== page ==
Alternatives & Resources
Surrendering a pet can be an incredibly difficult decision. Linda L. Kelly Animal Shelter may be able to help you keep your pet at home or there may be alternative re-homing options to consider. Please review the following resources before surrendering your pet.
Why are you considering surrendering your pet?
Sometimes pet behavior problems seem overwhelming, but many can be managed with the application of a little knowledge and a little effort. Below are links to help navigate various dog and cat behaviors:
- AAHA Canine and Feline Behavior Management Guidelines Training & Behavior
- PetMD Canine Training and Behavior
- PetMD Feline Training and Behavior
Can’t afford care:
Families sometimes find themselves facing hardships that affect how and if they can continue to care for their pet. The resources listed below may help pet owners address these challenges.
If you're unable to find assistance through these resources and are no longer able to care for your pet, please review the process for surrendering your pet to Linda L. Kelley Animal Shelter.
Moving/don’t have adequate housing:
It's important to do your research when looking for pet-friendly housing. Here are a few things to consider when searching for a new home for you and your pet(s):
- Give yourself enough time. If possible, start your search at least six weeks before you plan to move.
- Focus on places that allow pets. Look for a community with pet-keeping guidelines that specify resident obligations. It's good to know upfront what will be expected of you as a tenant. Find housing that allows pets.
- Get permission for all types of pets, not just dogs. Don't assume that indoor cats or caged pets will be okay. Trouble (and heartache) arises when tenants are found to have pets without permission. Many landlords place restrictions on what types of pets you can have.
- Create a pet resume. Documentation showing you're a responsible pet guardian can be helpful, or even required, as you search for a new place. Your pet's resume might include information about obedience training or references from veterinarians, dog trainers, pet sitters, neighbors, previous landlords, etc. You should also include a copy of your pet's vet records and a short write-up about you as a pet guardian.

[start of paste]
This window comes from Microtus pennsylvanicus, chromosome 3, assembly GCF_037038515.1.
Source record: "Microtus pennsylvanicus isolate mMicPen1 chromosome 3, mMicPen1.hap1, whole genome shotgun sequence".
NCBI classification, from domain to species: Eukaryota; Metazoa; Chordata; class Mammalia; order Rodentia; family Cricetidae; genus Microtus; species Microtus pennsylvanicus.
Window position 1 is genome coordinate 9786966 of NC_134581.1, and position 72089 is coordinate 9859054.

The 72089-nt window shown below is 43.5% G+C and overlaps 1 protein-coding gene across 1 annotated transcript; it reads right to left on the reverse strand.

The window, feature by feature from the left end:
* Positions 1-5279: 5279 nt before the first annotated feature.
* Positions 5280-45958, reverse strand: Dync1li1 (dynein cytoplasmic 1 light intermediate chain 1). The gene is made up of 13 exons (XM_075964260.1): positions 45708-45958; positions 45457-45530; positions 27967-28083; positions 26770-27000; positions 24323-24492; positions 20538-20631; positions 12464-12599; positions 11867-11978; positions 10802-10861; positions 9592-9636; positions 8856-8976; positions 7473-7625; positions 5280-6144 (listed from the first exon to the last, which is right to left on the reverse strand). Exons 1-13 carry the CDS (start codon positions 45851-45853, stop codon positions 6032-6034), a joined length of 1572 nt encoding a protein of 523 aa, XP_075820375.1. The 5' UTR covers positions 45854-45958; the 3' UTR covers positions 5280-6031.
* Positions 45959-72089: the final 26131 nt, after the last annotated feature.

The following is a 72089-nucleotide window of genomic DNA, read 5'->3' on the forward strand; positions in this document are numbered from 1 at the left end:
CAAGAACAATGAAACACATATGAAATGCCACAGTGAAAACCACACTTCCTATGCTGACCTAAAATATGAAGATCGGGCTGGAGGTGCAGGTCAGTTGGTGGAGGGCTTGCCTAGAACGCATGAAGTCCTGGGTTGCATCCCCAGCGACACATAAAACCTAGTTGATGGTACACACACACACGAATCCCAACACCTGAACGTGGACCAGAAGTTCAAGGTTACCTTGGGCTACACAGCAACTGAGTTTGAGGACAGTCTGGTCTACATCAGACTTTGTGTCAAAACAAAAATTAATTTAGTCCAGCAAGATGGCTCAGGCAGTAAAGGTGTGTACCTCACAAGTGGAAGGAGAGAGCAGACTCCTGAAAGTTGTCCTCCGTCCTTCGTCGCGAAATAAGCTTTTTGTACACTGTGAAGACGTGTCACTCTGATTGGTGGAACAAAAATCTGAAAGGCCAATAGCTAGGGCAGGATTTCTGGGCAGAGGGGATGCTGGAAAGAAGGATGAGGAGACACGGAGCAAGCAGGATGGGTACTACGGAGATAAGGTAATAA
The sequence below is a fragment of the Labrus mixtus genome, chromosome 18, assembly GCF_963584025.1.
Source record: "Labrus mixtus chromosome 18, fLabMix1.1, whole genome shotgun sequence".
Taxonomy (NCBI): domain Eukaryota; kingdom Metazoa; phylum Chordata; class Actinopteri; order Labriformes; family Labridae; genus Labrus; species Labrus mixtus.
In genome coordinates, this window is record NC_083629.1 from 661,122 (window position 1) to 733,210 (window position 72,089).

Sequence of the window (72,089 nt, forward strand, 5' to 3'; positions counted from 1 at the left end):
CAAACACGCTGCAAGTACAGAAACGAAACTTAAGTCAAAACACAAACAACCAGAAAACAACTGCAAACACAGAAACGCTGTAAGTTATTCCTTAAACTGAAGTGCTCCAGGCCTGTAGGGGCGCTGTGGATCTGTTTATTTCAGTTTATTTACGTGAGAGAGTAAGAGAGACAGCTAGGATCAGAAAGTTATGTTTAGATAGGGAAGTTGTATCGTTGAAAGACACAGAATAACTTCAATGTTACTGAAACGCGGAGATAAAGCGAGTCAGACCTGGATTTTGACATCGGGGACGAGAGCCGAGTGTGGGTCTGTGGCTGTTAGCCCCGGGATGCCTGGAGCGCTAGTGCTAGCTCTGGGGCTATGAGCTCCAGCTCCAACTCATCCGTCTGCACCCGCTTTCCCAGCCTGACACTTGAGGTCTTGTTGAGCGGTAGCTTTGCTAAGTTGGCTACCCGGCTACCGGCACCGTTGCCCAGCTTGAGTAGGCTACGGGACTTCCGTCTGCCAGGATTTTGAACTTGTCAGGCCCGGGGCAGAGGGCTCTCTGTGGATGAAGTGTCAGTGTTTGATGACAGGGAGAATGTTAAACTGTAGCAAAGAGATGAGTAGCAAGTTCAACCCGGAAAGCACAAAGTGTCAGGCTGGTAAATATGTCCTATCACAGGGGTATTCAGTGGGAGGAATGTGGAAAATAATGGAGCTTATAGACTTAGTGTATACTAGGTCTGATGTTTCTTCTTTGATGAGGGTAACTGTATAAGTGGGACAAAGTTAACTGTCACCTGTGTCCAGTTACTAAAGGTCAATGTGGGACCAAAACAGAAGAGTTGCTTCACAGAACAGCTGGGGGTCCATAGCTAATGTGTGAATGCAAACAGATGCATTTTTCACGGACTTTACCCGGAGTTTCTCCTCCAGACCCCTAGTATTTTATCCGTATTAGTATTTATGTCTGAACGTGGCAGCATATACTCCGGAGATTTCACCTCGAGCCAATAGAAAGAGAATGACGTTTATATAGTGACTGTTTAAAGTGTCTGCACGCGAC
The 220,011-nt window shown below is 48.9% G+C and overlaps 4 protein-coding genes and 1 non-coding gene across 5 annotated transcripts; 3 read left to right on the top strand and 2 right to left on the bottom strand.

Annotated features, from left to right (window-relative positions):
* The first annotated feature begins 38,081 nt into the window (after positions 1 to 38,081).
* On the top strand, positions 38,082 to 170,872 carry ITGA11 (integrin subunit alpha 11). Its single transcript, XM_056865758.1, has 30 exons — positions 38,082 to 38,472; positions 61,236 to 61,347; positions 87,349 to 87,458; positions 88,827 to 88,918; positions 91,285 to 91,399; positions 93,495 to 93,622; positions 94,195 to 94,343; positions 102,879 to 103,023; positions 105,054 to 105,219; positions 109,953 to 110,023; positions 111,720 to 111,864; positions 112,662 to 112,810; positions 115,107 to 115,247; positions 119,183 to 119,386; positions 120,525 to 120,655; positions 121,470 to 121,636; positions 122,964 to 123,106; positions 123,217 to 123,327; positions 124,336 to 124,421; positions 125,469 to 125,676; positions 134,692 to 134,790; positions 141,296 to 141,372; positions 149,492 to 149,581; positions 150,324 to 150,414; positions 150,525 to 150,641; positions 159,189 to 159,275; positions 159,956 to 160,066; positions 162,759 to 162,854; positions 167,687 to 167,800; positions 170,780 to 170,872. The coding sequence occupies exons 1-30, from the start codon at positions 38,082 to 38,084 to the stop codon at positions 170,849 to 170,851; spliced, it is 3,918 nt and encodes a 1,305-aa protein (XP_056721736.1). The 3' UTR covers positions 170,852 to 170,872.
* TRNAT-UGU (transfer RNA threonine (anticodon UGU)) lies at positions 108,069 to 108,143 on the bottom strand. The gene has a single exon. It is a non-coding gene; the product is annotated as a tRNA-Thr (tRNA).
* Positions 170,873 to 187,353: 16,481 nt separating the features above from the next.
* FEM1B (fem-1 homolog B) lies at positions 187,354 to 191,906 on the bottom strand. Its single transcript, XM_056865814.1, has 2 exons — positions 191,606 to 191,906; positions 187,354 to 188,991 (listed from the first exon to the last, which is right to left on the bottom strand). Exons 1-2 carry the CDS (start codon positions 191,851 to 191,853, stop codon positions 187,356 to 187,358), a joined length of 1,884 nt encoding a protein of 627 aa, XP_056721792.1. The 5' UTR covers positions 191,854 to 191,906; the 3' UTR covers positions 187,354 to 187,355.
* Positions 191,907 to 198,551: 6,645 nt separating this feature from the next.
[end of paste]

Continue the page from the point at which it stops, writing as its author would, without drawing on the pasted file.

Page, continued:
- Be prepared with temporary housing plans for your pet. You might not be able to find pet-friendly housing right away - have a backup plan in place. Ask a good friend or a family member if they'd be willing to temporarily care for your pet until you can find housing that allows animals.
- Be willing to pay a little extra. You'll likely have to pay an extra security deposit to cover any property damages your pet might cause. Be sure to discuss deposits and monthly pet-related fees in advance.
- Get it in writing. Once you've obtained permission by a landlord, manager or condominium committee to have a pet, get it and any financial agreements in writing. Comprehensive rental agreements protect people, property and the pets themselves. If your lease has a no-pets clause, it should be removed from the lease (or crossed out and initialed) before you sign it.
- Be honest. Don't try to sneak your pet in to any rental property. If you do so, you may be subject to possible eviction or other legal action.
Some helpful links to assist with finding pet friendly rentals: